employment laws

This is a guest post by Samuel-James McLoughlin.

“You’re fired!” might be the catchphrase of Sir Alan on The Apprentice, but it’s much more likely to be uttered by his US counterpart, Donald Trump. That’s because when it comes to employment rights, the US model is much more geared towards making employment easy for the employer.

The more British employees learn about US employment law, the more US employees can appear to resemble commodities to be exploited.

Some would say, of course, that tipping the balance in favour of employers allows them to be more flexible and to make employment decisions based more on need and ability rather than on the rights of employees. And that, in turn, should lead to a more successful business – and more employment.

“At Will” Employment

In the UK, the law leans towards making employment a right that gets stronger as time passes. Employers must have stated reasons to terminate someone’s employment. If the position itself becomes unnecessary, employees can be made redundant, but even this comes with certain rights, for example a period of notice and a payoff in line with the number of years’ service.

The only way a British client can be summarily fired is for gross misconduct – violence, racial abuse, theft, failure to turn up for work or embezzlement, for example.

The difference stems from the understanding that US employees are employed “at will” – which means that either party can terminate the employment for any reason without fear of legal action. Employees do not have to work notice – they can chop and change employment at will.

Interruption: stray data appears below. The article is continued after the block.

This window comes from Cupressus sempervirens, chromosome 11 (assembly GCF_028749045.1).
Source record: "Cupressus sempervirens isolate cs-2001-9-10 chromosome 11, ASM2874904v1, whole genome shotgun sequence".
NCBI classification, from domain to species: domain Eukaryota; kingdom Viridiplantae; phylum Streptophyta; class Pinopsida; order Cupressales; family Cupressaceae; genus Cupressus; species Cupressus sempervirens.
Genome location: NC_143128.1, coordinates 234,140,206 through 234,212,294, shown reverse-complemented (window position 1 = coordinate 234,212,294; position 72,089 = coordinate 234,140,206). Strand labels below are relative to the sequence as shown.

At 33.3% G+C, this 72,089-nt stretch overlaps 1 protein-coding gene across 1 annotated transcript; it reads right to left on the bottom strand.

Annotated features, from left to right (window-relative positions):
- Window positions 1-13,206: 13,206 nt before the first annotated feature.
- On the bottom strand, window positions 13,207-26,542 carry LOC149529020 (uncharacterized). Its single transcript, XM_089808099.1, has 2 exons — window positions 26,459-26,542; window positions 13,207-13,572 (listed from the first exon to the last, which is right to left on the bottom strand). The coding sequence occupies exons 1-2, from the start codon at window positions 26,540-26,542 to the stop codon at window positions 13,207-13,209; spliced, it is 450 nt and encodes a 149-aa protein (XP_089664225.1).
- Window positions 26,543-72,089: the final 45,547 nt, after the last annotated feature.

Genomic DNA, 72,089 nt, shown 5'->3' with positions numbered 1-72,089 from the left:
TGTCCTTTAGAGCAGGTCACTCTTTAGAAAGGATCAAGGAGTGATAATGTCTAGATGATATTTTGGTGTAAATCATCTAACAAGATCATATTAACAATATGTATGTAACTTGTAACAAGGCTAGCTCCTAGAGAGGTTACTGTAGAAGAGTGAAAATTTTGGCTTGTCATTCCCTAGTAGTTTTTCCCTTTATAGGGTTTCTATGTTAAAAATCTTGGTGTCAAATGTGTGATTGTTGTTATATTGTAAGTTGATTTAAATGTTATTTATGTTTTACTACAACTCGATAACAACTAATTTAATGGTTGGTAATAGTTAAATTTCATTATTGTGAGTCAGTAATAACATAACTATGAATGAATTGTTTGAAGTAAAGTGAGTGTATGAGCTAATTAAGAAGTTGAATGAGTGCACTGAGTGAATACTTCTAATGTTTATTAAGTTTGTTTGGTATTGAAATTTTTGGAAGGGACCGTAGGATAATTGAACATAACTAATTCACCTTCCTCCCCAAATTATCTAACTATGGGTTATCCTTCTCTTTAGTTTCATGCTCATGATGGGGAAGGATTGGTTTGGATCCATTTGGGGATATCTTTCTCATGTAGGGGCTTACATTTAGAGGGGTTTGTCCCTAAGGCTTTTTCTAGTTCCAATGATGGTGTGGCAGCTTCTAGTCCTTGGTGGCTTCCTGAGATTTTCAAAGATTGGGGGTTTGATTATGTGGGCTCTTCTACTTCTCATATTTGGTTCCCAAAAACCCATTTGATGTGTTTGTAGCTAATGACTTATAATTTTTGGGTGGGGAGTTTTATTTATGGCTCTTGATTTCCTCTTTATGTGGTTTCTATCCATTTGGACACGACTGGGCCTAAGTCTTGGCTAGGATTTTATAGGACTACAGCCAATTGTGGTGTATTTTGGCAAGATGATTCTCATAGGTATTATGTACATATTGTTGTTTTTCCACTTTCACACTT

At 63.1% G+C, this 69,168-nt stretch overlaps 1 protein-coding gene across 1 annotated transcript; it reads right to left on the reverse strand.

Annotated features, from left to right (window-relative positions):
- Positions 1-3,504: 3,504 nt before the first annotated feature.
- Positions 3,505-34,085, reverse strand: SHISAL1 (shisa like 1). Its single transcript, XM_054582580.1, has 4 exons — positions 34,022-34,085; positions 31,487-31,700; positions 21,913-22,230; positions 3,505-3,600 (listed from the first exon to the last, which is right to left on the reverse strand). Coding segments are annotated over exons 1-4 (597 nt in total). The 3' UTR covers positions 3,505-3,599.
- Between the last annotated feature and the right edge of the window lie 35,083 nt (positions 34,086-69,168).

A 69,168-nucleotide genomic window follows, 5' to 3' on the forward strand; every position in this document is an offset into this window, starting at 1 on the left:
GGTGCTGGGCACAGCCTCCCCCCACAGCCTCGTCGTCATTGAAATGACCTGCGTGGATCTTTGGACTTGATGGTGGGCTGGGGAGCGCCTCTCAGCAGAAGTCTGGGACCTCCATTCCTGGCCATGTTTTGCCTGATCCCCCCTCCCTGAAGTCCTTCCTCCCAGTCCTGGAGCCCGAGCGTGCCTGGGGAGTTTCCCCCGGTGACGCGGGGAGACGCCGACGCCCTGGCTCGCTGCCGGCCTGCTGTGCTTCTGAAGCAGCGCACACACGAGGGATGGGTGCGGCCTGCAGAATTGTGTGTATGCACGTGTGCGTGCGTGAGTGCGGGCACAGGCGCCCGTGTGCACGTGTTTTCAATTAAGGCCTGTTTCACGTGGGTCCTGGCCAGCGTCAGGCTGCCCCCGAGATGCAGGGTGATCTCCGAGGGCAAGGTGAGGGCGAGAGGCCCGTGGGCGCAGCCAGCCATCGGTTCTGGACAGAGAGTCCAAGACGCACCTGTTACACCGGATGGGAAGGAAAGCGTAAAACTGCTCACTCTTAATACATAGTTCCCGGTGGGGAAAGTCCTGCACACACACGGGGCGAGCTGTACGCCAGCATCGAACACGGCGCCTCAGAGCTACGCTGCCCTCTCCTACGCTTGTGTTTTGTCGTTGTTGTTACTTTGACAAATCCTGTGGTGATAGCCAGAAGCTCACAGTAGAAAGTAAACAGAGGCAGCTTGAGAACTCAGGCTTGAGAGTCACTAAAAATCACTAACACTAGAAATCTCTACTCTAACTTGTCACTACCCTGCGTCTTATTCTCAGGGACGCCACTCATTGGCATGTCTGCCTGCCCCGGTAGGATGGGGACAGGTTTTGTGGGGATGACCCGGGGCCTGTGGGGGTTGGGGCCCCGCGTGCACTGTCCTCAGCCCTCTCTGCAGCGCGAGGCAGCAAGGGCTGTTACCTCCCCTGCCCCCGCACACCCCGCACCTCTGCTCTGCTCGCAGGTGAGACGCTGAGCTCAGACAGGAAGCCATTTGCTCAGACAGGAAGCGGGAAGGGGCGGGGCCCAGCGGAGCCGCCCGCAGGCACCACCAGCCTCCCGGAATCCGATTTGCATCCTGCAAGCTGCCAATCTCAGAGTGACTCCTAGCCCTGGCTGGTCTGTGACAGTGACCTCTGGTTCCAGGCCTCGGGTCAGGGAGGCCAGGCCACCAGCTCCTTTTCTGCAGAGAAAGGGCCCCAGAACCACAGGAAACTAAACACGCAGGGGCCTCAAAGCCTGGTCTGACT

Of course, if there is a contract of employment that overrides this understanding, the “at will” understanding does not apply.

Holidays are another huge difference. In the UK, full-time employees are allowed 28 days’ paid holiday per year (including public holidays), and part-time employees get an entitlement in direct proportion with that of a full-time employee.

In the US there is no entitlement to paid leave. Many companies do offer paid holidays to employees, but these tend to be relatively low compared to those enjoyed by UK employees – typically, 10 to 20 days’ paid leave are offered per year.

Sick Pay

In general, there is no right to sick pay in the US, although San Francisco, Washington DC, Milwaukee and Connecticut have passed local laws that guarantee it. In most of the US, if you cannot make it to work because of short- or long-term illness, you have no income from your employer.

The situation could not be more different in the UK, where most employees qualify for statutory sick pay, and in many cases there is no need for a doctor’s not proving sickness. While the UK example might help with morale and discourage “presenteeism," many business leaders feel the right is widely abused.

Minimum Wage

Both the US and the UK have minimum wages. In the US it is $7.25 per hour, but different states have set their own levels.

In the UK the minimum wage is dependent on whether the employee is an apprentice (£2.68), under 18 (£3.72), 18–20 (£5.03) or 21+ (£6.31). (These are correct as of July 2014 and change quite regularly).


In many industries, most notably hospitality, employees can receive extremely low set wages on the understanding that they will receive a substantial amount from tipping. The law states that the combined amount must never be lower than the minimum wage, however, and the employer must make up any difference if the tips are lower.

In the UK, employees must be paid the minimum wage and tips are a bonus, usually seen as a benefit for good service. Customers give tips entirely at their own discretion.

Samuel-James McLoughlin is Press and Communications Officer at hronline and has over 15 years’ experience in the field. He has worked in HR for the last 5 years and has been with hronline since its launch in 2013.

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